Solar energy installations in the United States are poised to grow about 50 percent annually in the next three years as the country closes in on Germany, the largest solar market in the world.
The U.S. is likely to install 400 megawatts of new solar projects in 2009, and see the growth reach 1.5 gigawatts to 2 gigawatts of new installations in 2012, according to GTM Research's new report released Tuesday.
The strong demand represents over $6.1 billion in investments per year and the creation of 50,000 jobs, GTM Research said.
The report, The United States PV Market Through 2013: Project Economics, Policy, Demand and Strategy, analyzed the scope and financing of power projects by major developers such as Sempra Generation and Renewable Ventures. It also examined policies and demand of big solar states, and detailed the impact of the American Recovery and Reinvestment Act of 2009 (ARRA).
"One of the big conclusions in our report is that the United States is really a ridiculous complex of state markets and utility markets, and each functions pretty much independently from the other, except for some relatively loose common threads," said Shayle Kann, an energy analyst at GTM and co-author of the report.
Like other hot solar markets in the world, government incentives are a big reason for fueling growth in the next few years. Last October, Congress extended a 30 percent investment tax credit for solar installations for eight years. The legislation gets rid of a $2,000 cap for residential installations and allows the utilities to take advantage of the tax credit.
Another booster shot is coming from the ARRA, which has created a host of grants, tax credits and loan guarantees for manufacturing solar energy equipment and installing it.
These federal subsidies, coupled with states' own incentives and mandates for renewable energy installations and consumption, will propel growth for residential and utility-scale projects, the report said. Projects developed to service utility customers will likely grow the fastest, from installing nearly 91 megawatts in 2009 to adding 466 megawatts in 2012, under a conservative estimate.
Twenty-nine states and the District of Columbia are requiring utilities to serve up an increasing amount of renewable electricity. Out of the 29 states, 16 of them (and D.C.) have specified the amount of solar electricity and/or distributed generation in the power mix, according to the renewable energy database DSIRE.
These state mandates have prompted utilities to sign renewable electricity power purchase agreements or start developing their own wind, solar and other renewable power plants.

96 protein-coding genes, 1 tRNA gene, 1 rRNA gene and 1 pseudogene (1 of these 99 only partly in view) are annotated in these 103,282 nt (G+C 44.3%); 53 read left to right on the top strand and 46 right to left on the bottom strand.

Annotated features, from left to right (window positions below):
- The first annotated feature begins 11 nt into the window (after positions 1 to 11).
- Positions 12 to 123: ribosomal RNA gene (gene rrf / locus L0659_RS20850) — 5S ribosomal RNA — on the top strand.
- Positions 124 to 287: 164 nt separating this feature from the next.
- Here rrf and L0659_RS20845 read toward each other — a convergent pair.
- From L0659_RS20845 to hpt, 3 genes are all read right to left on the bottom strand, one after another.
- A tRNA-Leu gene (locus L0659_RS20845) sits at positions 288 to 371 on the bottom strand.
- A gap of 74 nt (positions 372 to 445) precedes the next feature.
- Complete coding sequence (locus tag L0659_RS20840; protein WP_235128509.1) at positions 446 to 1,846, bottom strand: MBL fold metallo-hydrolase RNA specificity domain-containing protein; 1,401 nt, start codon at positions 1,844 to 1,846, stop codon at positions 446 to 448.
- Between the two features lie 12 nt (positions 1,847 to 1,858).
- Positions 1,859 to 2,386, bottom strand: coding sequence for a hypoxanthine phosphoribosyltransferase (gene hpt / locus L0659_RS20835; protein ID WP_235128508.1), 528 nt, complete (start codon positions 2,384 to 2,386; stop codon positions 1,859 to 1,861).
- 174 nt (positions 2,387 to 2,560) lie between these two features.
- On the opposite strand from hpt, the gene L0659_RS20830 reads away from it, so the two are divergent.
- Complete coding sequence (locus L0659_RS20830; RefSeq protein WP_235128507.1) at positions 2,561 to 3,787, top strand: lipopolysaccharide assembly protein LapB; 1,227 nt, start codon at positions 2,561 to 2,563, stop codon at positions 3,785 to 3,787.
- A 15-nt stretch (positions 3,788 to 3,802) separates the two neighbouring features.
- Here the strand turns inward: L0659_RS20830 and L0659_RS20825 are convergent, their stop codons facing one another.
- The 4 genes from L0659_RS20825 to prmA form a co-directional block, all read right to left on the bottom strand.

California has the most aggressive goal, mandating 20 percent of renewable electricity by 2010 for its investor-owned utilities. The utilities aren't likely to meet that mandate by 2010, however (see Cal May Add 365MW in 2009, Still Short of 20% Mandate).
But half a dozen states are seeing rapid growth. GTM Research estimates that new installations in Arizona, New Jersey, New Mexico, New York, Nevada and Massachusetts will grow collectively from 54 megawatts in 2008 to 376 megawatts in 2012.
Increasingly, developers who are benefiting from these state policies are veterans of the power industry, not startup companies.
Sempra Generation, for example, belongs to Sempra Energy, which also owns the utility San Diego Gas & Electric. Sempra Generation developed a 10-megawatt solar farm next to its natural-gas power plant in Arizona and sold the resulting solar electricity to the Pacific Gas and Electric Co. starting in January this year (see PG&E to Get Solar Power For the First Time). PG&E has since agreed to buy power from another, 48-megawatt project from Sempra.
"You really have to have access to large financing channels, and Sempra is an example of that," Kann said. "The project development game is becoming more crowded quickly. Anybody who enters has to be very deliberate about how their strategies line up with the dynamics of the markets themselves."
Although a growing number of utilities are buying or developing their own solar farms, that doesn't mean they are less inclined to buy solar electricity from independent power producers, he added.
"Look at natural gas and coal, where utilities don't necessary have the capital to own every asset they get power from," he said. "You will see the same thing ultimately in solar."
Although many solar companies peg the U.S. as a reigning market one day, it remains to be seen when the country will reach that goal. Germany has become a bright spot in the otherwise gloomy market this year thanks to its generous solar incentives.
The country already has about 1.5 gigawatts of new solar projects from January through September this year, and it could add another 1 gigawatt or more by the end of the year, according to Germany's solar industry association.
Surpassing Germany might take more time than some company executives had foreseen earlier this year. For one thing, the ARRA so far hasn't given solar the boost that some had hoped for.
Although the ARRA spells out a myriad of incentives for solar, many of the programs also award money to projects for other types of renewable energy generation, electricity transmission, energy storage and even biofuels.
Competing for these federal dollars has proven difficult and more time consuming than some companies had anticipated. As a result, the Solar Energy Industries Association is now lobbying for a new legislation that would sweeten and extend some of the incentives for solar only (see Solar Industry Lobbies for Manufacturing Tax Credit, Cash Grant).
Photo via Sempra Energy.